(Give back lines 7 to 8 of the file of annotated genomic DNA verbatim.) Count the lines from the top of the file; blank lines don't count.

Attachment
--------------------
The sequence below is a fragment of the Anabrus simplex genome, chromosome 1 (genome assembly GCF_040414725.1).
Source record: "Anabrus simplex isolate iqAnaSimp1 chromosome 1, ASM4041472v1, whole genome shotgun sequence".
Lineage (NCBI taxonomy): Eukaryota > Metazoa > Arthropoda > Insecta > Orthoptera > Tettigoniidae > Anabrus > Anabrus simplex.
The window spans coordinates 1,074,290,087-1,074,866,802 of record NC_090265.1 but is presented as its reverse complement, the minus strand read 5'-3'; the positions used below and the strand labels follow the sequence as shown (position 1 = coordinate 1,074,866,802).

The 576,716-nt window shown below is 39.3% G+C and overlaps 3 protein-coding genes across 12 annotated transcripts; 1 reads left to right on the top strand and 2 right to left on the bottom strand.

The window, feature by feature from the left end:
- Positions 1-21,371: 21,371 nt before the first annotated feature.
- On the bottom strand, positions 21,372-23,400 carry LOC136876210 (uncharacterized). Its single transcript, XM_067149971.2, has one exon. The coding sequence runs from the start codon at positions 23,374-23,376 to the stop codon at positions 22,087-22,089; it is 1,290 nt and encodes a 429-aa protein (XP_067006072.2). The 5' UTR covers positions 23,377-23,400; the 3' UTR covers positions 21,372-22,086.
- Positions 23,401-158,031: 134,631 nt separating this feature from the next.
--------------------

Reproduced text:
- Positions 1-21,371: 21,371 nt before the first annotated feature.
- On the bottom strand, positions 21,372-23,400 carry LOC136876210 (uncharacterized). Its single transcript, XM_067149971.2, has one exon. The coding sequence runs from the start codon at positions 23,374-23,376 to the stop codon at positions 22,087-22,089; it is 1,290 nt and encodes a 429-aa protein (XP_067006072.2). The 5' UTR covers positions 23,377-23,400; the 3' UTR covers positions 21,372-22,086.